"Students search John Brown’s NY farm site for artifacts.” The Washington Times, July 15, 2017
|A view of the John Brown Farm at Lake Placid NY|
(photo by Martha Swan, John Brown Lives!)
The State University of New York at Potsdam has been conducting an archaeology field school at the John Brown Farm State Historic Site just outside the village of Lake Placid. The school’s archaeology students are hosting an open house at the historic site Saturday.
Brown and his family lived at the farm in the 1850s, when he opposed slavery in the United States. In October 1859, he led the attack on the federal arsenal at Harper’s Ferry in what is now West Virginia. Brown and supporters were captured. He was executed the following December. His body was returned to the farm in North Elba a week later and buried there.
“Students will give archaeology tours at John Brown Farm.” Adirondack Daily Enterprise [Saranac Lake, NY], July 14, 2017
The article notes that students from the Potsdam campus of the State University of New York had concluded their third week of a four-week field school at the John Brown Farm State Historic Site in Lake Placid, N.Y., and opened their project to public viewing.
|Sierra Club President Aaron Mair, on May 6, after laying a wreath at the |
abolitionist's grave on John Brown Day, this past May 6
(Adirondack Enterprise--Antonio Olivero Photo
SUNY Potsdam archaeology students are wrapping up their third week of a four-week field school at John Brown Farm State Historic Site, and they invite the public to observe the archaeological dig.
"Archaeology students dig into John Brown Farm." Adirondack Daily Enterprise, July 19, 2017
This article provides the most extensive details about the archaeology field school project at the John Brown farm, led by Prof. Hadley Kruczek-Aaron of the State University of New York at Potsdam.
To no surprise, many of the students involved in the project had never heard of John Brown before they took this course. "One student said he may have heard his name briefly mentioned in an AP history class."
|Professor Hadley Kruczek-Aaron of SUNY Potsdam |
(Enterprise photo — Shaun Kittle)
According to the article, Hadley Kruczek-Aaron "has looked for traces" particularly of Lyman Epps (Eppes), a black settler who became particularly close to the Browns. The Eppes family were perhaps the last of the black families to remain in the settlement, known as Timbucto. As the article points out, the Timbucto settlement in Essex County, near North Elba, as well as another one dubbed Blackville, in Franklin County, were made possible by land grants to free blacks in New York State. The grants were given by the wealthy abolitionist magnate, Gerrit Smith, of Peterboro, N.Y. Smith also gave land to others, but he had a particular interest in showing support to free blacks--something that got John Brown's attention in the 1840s and drew him to the location.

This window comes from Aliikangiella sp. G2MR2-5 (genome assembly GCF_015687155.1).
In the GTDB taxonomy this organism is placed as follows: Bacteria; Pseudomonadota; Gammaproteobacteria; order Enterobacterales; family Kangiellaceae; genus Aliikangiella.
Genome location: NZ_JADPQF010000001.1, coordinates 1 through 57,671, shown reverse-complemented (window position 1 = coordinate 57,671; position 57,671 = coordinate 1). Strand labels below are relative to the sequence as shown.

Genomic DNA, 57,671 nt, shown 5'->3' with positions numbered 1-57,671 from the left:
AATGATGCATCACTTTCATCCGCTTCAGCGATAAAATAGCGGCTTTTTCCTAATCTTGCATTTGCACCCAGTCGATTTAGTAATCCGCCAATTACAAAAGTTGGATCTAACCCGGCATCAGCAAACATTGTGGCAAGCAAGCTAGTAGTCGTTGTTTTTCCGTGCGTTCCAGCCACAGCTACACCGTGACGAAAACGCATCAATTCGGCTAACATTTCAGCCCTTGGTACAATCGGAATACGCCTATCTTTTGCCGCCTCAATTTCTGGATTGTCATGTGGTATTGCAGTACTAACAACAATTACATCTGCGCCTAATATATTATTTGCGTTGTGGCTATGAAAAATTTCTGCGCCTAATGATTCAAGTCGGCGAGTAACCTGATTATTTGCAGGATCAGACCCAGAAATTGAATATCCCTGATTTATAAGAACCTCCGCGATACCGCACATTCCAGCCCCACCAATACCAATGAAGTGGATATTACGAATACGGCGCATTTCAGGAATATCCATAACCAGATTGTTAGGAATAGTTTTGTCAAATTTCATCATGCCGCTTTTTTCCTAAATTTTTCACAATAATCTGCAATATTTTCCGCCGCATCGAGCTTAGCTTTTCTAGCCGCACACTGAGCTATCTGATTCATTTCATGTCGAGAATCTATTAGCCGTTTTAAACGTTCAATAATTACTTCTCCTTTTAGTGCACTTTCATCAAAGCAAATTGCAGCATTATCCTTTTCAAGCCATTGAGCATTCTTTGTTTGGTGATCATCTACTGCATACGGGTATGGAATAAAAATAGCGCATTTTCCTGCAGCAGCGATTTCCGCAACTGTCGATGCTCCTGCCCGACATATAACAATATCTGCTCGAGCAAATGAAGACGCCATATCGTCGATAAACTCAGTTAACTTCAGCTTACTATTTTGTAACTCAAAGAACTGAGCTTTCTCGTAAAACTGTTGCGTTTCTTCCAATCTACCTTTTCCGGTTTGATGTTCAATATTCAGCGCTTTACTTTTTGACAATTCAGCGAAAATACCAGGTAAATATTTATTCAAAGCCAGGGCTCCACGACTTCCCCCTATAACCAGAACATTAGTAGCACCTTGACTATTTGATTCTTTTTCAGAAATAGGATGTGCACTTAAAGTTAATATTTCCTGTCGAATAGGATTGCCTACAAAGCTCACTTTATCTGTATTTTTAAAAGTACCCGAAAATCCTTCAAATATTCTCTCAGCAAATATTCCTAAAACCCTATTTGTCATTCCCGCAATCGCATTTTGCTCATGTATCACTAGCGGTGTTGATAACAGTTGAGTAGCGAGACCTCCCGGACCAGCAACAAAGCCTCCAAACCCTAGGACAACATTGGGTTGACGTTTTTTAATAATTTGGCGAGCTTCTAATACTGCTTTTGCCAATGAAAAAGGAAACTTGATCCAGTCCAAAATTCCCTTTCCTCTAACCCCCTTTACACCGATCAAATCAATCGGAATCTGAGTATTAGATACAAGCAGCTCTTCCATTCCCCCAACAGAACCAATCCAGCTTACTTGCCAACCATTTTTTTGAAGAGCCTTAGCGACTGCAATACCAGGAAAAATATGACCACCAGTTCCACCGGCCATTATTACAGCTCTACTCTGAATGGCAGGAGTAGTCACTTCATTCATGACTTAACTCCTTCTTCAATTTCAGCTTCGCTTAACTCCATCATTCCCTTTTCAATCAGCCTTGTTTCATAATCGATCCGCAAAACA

|Brown in the late 1840s, when|
he became enthusiastic supporter
of the Adirondack land grant program
Brown was seasoned in agricultural and livestock and knew how to adapt his skills to the cold mountain climate. Knowing that the black grantees were city folk unaccustomed to agrarian life, he wanted to place himself in their midst as a mentor. Smith thus provided him land, and a group of antislavery allies later raised money to pay for it while Brown was off fighting slavery in the 1850s. Unfortunately, the black settlements were not a success. From the onset, many settlers were fleeced and exploited by local opportunists, who thought nothing of taking advantage of black city folk, and no doubt racism was part of the difficulties they faced. However, many of the settlers found that their plots were difficult, with property lines falling in areas that they were difficult to cultivate.
Overall, the project was more idealistic than substantive. Most city dwellers are not inclined to wilderness life, black or white, and the black land grantees naturally would have to labored and suffered in 19th century Adirondack wilderness, something that demanded far more than most of them were prepared to undertake. Unscrupulous whites were ready to offer them money to buy them out, and others simply got weary of the thankless and difficult wilderness life and returned to life downstate in the thriving cities of New York. Even Willis Hodges, one of the black leaders and a good friend of John Brown, had returned to Brooklyn, N.Y. by the mid-1850s. Quite in contrast, John Brown himself loved Adirondack life and would have remained there, along with his family, had his life not ended on a Virginia gallows in 1859.
|Mary Brown with daughters Annie and Sarah ca. 1851|
As to the archaeological goals of the SUNY Potsdam expedition, the article quotes Kruczek-Aaron:
We, as archaeologists, are hoping to better understand their experience. So we know a lot about John Brown, but we know less about Mary’s experience and the family’s experience, and so that’s our goal, is to use archaeology to better understand their Adirondack story. And we do that by using archaeological evidence, which is artifacts, that can speak to everyday life.
|SUNY Potsdam archaeology students working |
at the John Brown farm in Lake Placid
(Enterprise photo — Dana Hatton)
After working the dig with brushes, root clippers, dustpans and other carpentry tools, the students recorded their findings "by recalling the soil color and texture, what they found, at what depth it was found and what stratum or hole they found it in, and eventually bag the artifact." Their artifacts are then taken to a lab at SUNY Potsdam to be cleaned and later analyzed during an archaeological lab techniques course.
scissors and ceramic fragment(Enterprise photo by Dana Hatton)
The most difficult aspect is understanding what time period the artifacts belong to. In the 1950s, the state wanted to return the house back to how it looked when John Brown died, destroying an addition and filling the hole with sand to grade the land. By understanding this history, the class has been able to look at the soil to determine the dates of the artifacts found above or below the sand.
|This 19th century postcard shows the John Brown farm as it|
existed after being expanded by Mary Brown in the Civil War era.
Excavations of the site must take into account that the farm house
has a history that extends well past the time of Brown's days